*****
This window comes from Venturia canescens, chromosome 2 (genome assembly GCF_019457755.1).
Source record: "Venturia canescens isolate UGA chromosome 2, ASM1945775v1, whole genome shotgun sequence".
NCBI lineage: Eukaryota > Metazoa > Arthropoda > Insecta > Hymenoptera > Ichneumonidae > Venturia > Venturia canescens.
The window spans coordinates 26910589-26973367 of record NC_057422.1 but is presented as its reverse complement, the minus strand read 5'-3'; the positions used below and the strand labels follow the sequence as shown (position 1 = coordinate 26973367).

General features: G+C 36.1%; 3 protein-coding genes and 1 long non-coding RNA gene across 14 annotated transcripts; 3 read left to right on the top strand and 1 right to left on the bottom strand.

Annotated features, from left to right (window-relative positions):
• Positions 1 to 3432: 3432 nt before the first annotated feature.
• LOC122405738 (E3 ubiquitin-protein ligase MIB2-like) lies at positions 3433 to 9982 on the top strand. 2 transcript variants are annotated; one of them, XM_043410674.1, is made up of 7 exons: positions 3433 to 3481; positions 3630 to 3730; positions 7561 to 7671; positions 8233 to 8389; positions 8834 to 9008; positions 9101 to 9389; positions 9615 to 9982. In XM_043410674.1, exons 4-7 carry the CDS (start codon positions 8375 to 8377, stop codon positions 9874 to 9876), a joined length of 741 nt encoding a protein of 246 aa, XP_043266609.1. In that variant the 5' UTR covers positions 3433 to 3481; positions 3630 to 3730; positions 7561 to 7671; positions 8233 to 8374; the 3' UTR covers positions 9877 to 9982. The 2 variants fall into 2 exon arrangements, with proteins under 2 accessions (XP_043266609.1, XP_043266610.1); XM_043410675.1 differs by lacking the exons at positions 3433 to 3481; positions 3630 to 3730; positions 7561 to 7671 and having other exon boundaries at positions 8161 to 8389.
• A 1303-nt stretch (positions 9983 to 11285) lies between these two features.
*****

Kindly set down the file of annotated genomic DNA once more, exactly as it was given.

This window comes from Venturia canescens, chromosome 2 (genome assembly GCF_019457755.1).
Source record: "Venturia canescens isolate UGA chromosome 2, ASM1945775v1, whole genome shotgun sequence".
NCBI lineage: Eukaryota > Metazoa > Arthropoda > Insecta > Hymenoptera > Ichneumonidae > Venturia > Venturia canescens.
The window spans coordinates 26910589-26973367 of record NC_057422.1 but is presented as its reverse complement, the minus strand read 5'-3'; the positions used below and the strand labels follow the sequence as shown (position 1 = coordinate 26973367).

General features: G+C 36.1%; 3 protein-coding genes and 1 long non-coding RNA gene across 14 annotated transcripts; 3 read left to right on the top strand and 1 right to left on the bottom strand.

Annotated features, from left to right (window-relative positions):
• Positions 1 to 3432: 3432 nt before the first annotated feature.
• LOC122405738 (E3 ubiquitin-protein ligase MIB2-like) lies at positions 3433 to 9982 on the top strand. 2 transcript variants are annotated; one of them, XM_043410674.1, is made up of 7 exons: positions 3433 to 3481; positions 3630 to 3730; positions 7561 to 7671; positions 8233 to 8389; positions 8834 to 9008; positions 9101 to 9389; positions 9615 to 9982. In XM_043410674.1, exons 4-7 carry the CDS (start codon positions 8375 to 8377, stop codon positions 9874 to 9876), a joined length of 741 nt encoding a protein of 246 aa, XP_043266609.1. In that variant the 5' UTR covers positions 3433 to 3481; positions 3630 to 3730; positions 7561 to 7671; positions 8233 to 8374; the 3' UTR covers positions 9877 to 9982. The 2 variants fall into 2 exon arrangements, with proteins under 2 accessions (XP_043266609.1, XP_043266610.1); XM_043410675.1 differs by lacking the exons at positions 3433 to 3481; positions 3630 to 3730; positions 7561 to 7671 and having other exon boundaries at positions 8161 to 8389.
• A 1303-nt stretch (positions 9983 to 11285) lies between these two features.